A business is a system of processes. I don’t know where I first heard that or if I dreamed it up but I love saying it because it captures the reality of business that troubles many people when they think about getting into business. Many people have dared to start a business because they have access to a product, are highly skilled and can deliver a service or have legal rights that others do not possess. All well and good until they find out that boring mundane and downright tedious activities such as customer service, negotiation skills, administration, sales and other equally frustrating activities (no offence to those who enjoy them) are the keys to business success. There’s a great business opportunity to provide the solution for innovators and inventors and that is to offer a platform for their goods and services.
Platform as a service
Those activities that I alluded to earlier, the systems that are built around a product to create a business we will refer to as infrastructure. You can provide a platform that has the infrastructure for people to buy and sell products. Perhaps the most exciting thing about this business is there are so many opportunities and possibilities. New items or second-hand goods can work. You could even create a niche platform that deals a particular category such as cosmetics or electronic items.
To Niche or Not to Niche?
There are advantages to niching but those do not automatically make niching a great choice. A lot will depend on your market, the public and how good you are at reaching them. Your job is split into two specific tasks; get sellers on the platform and get buyers on the platform. Niche markets are smaller but if your platform provides a solution that is important to people niche customers can be very strong and dedicated. Your platform may be appreciated for the lack of noise. Generalists tend to only have a few busy categories, the trouble may come in marketing for many categories effectively. Then there are consumer behaviours to consider. Access is still a problem in Zimbabwe whether on the internet or physically and a one-stop-shop may be the best approach.
Setting up a website
If you’re going to offer the platform the best way to do it, all things considered, is to have it on a website. Of course, an argument can be made for a mobile app and a very good one but even that will derive its data from a website or web-based database. You want a good competent design, one that encourages people to browse and I urge you to pay attention to small details. Your first instinct may be to flood the page with products but a little research into eCommerce website successes will tell you that less is more. You will need a system that allows sellers to upload products and a guideline for what information is required. The more uniform the product information is across products and categories the easier a time users will have finding products. You may want to retain the right to review and approve product listings before they are published. This administrative headache is necessary to keep an eye on what is being sold on the platform. You can choose to integrate payments into the system though this could increase your administrative responsibilities. It depends on how you set up your revenue model but you could provide a service that holds money in trust until the product is delivered and then payout to the seller. This would put customers at ease but may put sellers on guard.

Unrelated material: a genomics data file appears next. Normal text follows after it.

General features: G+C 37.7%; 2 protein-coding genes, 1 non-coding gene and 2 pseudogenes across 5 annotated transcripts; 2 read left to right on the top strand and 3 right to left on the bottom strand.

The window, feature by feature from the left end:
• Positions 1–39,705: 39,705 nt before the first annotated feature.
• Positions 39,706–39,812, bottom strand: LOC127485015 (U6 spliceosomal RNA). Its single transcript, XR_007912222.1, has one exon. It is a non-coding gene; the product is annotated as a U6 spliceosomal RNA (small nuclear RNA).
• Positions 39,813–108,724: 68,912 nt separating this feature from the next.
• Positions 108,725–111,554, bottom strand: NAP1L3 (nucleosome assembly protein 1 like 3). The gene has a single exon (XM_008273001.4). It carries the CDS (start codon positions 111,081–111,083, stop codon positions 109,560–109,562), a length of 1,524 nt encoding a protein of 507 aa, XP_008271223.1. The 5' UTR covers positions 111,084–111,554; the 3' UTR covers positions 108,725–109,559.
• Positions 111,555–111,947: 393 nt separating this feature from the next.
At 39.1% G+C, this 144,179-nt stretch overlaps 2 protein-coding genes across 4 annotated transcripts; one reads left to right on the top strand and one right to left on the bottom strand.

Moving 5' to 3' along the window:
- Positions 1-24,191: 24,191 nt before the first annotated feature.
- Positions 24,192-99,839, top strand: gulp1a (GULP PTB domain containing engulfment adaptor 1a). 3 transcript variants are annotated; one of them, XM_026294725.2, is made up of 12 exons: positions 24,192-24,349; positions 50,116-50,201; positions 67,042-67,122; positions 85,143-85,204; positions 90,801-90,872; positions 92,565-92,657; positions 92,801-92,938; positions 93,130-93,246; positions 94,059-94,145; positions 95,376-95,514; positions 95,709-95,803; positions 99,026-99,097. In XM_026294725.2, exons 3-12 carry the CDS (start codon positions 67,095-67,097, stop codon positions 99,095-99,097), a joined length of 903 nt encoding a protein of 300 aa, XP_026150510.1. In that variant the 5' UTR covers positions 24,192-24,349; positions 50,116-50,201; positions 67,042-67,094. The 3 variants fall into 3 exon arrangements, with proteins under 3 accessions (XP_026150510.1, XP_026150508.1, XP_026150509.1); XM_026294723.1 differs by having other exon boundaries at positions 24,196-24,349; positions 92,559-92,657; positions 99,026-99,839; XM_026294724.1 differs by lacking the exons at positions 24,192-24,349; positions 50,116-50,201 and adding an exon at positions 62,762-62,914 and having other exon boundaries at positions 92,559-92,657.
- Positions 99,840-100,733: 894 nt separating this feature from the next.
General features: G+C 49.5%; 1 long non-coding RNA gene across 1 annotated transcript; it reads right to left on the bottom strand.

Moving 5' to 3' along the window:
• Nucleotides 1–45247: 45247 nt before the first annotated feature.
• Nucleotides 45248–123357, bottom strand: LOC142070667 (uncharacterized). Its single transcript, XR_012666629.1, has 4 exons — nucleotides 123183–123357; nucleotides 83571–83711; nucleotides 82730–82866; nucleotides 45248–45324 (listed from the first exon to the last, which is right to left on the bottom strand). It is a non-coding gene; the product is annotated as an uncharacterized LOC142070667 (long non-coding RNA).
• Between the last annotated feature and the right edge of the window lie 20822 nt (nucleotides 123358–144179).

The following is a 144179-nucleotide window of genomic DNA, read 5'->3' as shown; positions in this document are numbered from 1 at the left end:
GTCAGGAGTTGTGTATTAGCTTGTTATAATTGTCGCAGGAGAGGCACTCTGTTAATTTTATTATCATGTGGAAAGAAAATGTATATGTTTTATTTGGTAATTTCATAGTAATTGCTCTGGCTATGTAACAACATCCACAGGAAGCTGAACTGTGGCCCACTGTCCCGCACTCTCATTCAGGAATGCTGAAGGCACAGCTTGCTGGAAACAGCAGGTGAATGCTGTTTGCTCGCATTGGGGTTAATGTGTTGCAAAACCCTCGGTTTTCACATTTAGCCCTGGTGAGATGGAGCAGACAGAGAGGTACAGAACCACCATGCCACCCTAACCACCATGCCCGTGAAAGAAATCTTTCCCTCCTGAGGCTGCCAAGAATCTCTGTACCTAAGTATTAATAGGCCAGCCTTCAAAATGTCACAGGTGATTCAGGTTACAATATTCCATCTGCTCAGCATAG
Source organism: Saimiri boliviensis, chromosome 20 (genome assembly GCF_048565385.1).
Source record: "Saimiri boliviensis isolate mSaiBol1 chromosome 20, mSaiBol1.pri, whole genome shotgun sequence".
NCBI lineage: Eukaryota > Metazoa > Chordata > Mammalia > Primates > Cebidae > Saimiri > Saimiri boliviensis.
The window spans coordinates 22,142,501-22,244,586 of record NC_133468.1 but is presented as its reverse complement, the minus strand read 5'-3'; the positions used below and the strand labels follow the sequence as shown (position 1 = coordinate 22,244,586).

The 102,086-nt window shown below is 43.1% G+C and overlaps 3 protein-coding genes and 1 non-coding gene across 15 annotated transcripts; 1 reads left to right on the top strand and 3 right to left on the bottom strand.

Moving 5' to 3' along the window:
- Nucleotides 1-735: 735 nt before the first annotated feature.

There are a few ways you can approach the revenue aspect of this business. You can charge a posting fee to those selling, you can charge membership or access fee to those buying, you can charge a commission on items sold and/or attract advertising revenue. Charging membership is not a good idea in the liberated world of the internet in 2020, this will put up an access wall to users and diminish the utility of your platform. An access fee is useful if you want to keep certain people out. An access fee works but it depends on the item you are providing. The access fee is great because you do not get involved in further administrative duties, you simply facilitate a meeting. The same goes for the posting fee, it makes things simple as you get your revenue upfront and with little discussion or involvement. Commissions are a little more complex as they introduce a fiduciary duty and a possible administrative nightmare. People can meet on your platform and conclude the sale off of it. What works for most platforms is a freemium based approach to a posting fee. Free to post, pay extra to get your post featured and placed on top of searches. This is akin to advertising.
Before you pick a revenue model just remember to consult your market first. While the seller pays posting fee or freemium idea looks great it depends on where the power is in the industry or market. Some industries make a good case for buyers paying the fee. Some make a good case for an access fee. Be informed by the needs of the market not the simplicity of the solution.
If you were to ask what the one key to success is in a platform business I would say getting people on there. Buyers like a platform with more variety, in both price and options. Sellers like a platform with more buyers. Therefore that should be your primary focus. Both groups attract each other but if you wait for one group to come first you will have a chicken and egg conundrum, which comes first? Actively pursue both groups.
I am a fan of niche markets because they offer the ability to cater to the smallest of customer needs. For example, a platform based on cellphones alone could require those selling to post details that matter most to cellphones buyers such as camera, battery life, screen size. However, niches can be very small, continuing with the cell phone example the purchase of a phone by an individual is not a frequent occurrence. So think deeply about your market choice.